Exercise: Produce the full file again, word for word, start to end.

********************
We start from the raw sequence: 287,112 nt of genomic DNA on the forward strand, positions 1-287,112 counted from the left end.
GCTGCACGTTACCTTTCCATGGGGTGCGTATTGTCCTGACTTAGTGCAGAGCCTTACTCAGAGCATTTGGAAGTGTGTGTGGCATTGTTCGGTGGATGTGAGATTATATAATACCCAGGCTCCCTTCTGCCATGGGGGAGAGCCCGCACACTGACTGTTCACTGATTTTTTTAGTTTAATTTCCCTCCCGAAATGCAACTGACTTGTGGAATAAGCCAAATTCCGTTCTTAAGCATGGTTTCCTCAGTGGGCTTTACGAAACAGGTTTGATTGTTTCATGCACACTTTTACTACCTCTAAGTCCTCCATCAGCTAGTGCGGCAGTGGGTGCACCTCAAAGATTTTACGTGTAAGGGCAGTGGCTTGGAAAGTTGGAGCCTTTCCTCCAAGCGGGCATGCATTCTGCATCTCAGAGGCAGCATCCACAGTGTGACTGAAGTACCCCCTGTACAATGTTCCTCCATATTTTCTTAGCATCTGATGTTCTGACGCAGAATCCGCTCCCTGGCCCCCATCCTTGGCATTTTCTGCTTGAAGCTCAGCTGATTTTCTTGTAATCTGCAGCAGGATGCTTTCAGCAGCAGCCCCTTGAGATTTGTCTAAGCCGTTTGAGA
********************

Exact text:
We start from the raw sequence: 287,112 nt of genomic DNA on the forward strand, positions 1-287,112 counted from the left end.
GCTGCACGTTACCTTTCCATGGGGTGCGTATTGTCCTGACTTAGTGCAGAGCCTTACTCAGAGCATTTGGAAGTGTGTGTGGCATTGTTCGGTGGATGTGAGATTATATAATACCCAGGCTCCCTTCTGCCATGGGGGAGAGCCCGCACACTGACTGTTCACTGATTTTTTTAGTTTAATTTCCCTCCCGAAATGCAACTGACTTGTGGAATAAGCCAAATTCCGTTCTTAAGCATGGTTTCCTCAGTGGGCTTTACGAAACAGGTTTGATTGTTTCATGCACACTTTTACTACCTCTAAGTCCTCCATCAGCTAGTGCGGCAGTGGGTGCACCTCAAAGATTTTACGTGTAAGGGCAGTGGCTTGGAAAGTTGGAGCCTTTCCTCCAAGCGGGCATGCATTCTGCATCTCAGAGGCAGCATCCACAGTGTGACTGAAGTACCCCCTGTACAATGTTCCTCCATATTTTCTTAGCATCTGATGTTCTGACGCAGAATCCGCTCCCTGGCCCCCATCCTTGGCATTTTCTGCTTGAAGCTCAGCTGATTTTCTTGTAATCTGCAGCAGGATGCTTTCAGCAGCAGCCCCTTGAGATTTGTCTAAGCCGTTTGAGA